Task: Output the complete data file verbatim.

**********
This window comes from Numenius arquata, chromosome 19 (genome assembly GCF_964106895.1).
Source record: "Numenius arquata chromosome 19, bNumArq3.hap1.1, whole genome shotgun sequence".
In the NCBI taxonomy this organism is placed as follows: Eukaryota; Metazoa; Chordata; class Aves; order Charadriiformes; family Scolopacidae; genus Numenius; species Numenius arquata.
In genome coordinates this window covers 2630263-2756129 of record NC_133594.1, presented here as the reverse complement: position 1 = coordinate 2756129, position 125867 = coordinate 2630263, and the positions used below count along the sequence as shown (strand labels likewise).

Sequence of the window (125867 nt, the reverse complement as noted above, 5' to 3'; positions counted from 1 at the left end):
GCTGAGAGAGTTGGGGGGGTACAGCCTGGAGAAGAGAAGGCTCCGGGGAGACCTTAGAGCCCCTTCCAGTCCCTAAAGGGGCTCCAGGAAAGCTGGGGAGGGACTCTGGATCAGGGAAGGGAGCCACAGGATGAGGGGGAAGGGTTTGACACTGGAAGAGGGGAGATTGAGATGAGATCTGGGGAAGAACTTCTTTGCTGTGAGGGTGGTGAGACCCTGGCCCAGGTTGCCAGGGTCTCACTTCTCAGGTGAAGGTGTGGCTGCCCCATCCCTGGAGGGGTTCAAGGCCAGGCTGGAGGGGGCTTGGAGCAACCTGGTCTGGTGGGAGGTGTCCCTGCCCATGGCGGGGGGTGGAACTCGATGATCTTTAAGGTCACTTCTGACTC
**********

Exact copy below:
This window comes from Numenius arquata, chromosome 19 (genome assembly GCF_964106895.1).
Source record: "Numenius arquata chromosome 19, bNumArq3.hap1.1, whole genome shotgun sequence".
In the NCBI taxonomy this organism is placed as follows: Eukaryota; Metazoa; Chordata; class Aves; order Charadriiformes; family Scolopacidae; genus Numenius; species Numenius arquata.
In genome coordinates this window covers 2630263-2756129 of record NC_133594.1, presented here as the reverse complement: position 1 = coordinate 2756129, position 125867 = coordinate 2630263, and the positions used below count along the sequence as shown (strand labels likewise).

Sequence of the window (125867 nt, the reverse complement as noted above, 5' to 3'; positions counted from 1 at the left end):
GCTGAGAGAGTTGGGGGGGTACAGCCTGGAGAAGAGAAGGCTCCGGGGAGACCTTAGAGCCCCTTCCAGTCCCTAAAGGGGCTCCAGGAAAGCTGGGGAGGGACTCTGGATCAGGGAAGGGAGCCACAGGATGAGGGGGAAGGGTTTGACACTGGAAGAGGGGAGATTGAGATGAGATCTGGGGAAGAACTTCTTTGCTGTGAGGGTGGTGAGACCCTGGCCCAGGTTGCCAGGGTCTCACTTCTCAGGTGAAGGTGTGGCTGCCCCATCCCTGGAGGGGTTCAAGGCCAGGCTGGAGGGGGCTTGGAGCAACCTGGTCTGGTGGGAGGTGTCCCTGCCCATGGCGGGGGGTGGAACTCGATGATCTTTAAGGTCACTTCTGACTC